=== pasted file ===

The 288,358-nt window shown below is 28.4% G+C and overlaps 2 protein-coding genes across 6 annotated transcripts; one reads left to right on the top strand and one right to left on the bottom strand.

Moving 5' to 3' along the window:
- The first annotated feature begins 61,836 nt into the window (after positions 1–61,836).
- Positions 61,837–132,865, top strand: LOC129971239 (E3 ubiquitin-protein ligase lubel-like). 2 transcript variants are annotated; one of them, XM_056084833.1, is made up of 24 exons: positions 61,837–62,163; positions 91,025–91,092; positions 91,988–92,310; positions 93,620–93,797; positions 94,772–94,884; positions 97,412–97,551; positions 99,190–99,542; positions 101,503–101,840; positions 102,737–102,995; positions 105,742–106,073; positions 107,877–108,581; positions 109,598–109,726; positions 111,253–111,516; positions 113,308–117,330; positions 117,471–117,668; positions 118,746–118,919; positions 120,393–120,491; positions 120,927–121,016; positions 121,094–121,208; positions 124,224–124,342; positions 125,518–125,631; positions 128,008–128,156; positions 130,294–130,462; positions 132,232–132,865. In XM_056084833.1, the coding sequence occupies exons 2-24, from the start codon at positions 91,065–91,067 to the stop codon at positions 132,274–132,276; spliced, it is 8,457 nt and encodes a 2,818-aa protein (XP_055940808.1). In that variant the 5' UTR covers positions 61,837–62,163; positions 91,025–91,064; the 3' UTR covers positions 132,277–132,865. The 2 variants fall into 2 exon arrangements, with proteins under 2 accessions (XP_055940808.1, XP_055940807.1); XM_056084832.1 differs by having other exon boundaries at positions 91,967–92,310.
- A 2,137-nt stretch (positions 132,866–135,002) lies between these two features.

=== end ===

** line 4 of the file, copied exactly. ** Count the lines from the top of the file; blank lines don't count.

- Positions 61,837–132,865, top strand: LOC129971239 (E3 ubiquitin-protein ligase lubel-like). 2 transcript variants are annotated; one of them, XM_056084833.1, is made up of 24 exons: positions 61,837–62,163; positions 91,025–91,092; positions 91,988–92,310; positions 93,620–93,797; positions 94,772–94,884; positions 97,412–97,551; positions 99,190–99,542; positions 101,503–101,840; positions 102,737–102,995; positions 105,742–106,073; positions 107,877–108,581; positions 109,598–109,726; positions 111,253–111,516; positions 113,308–117,330; positions 117,471–117,668; positions 118,746–118,919; positions 120,393–120,491; positions 120,927–121,016; positions 121,094–121,208; positions 124,224–124,342; positions 125,518–125,631; positions 128,008–128,156; positions 130,294–130,462; positions 132,232–132,865. In XM_056084833.1, the coding sequence occupies exons 2-24, from the start codon at positions 91,065–91,067 to the stop codon at positions 132,274–132,276; spliced, it is 8,457 nt and encodes a 2,818-aa protein (XP_055940808.1). In that variant the 5' UTR covers positions 61,837–62,163; positions 91,025–91,064; the 3' UTR covers positions 132,277–132,865. The 2 variants fall into 2 exon arrangements, with proteins under 2 accessions (XP_055940808.1, XP_055940807.1); XM_056084832.1 differs by having other exon boundaries at positions 91,967–92,310.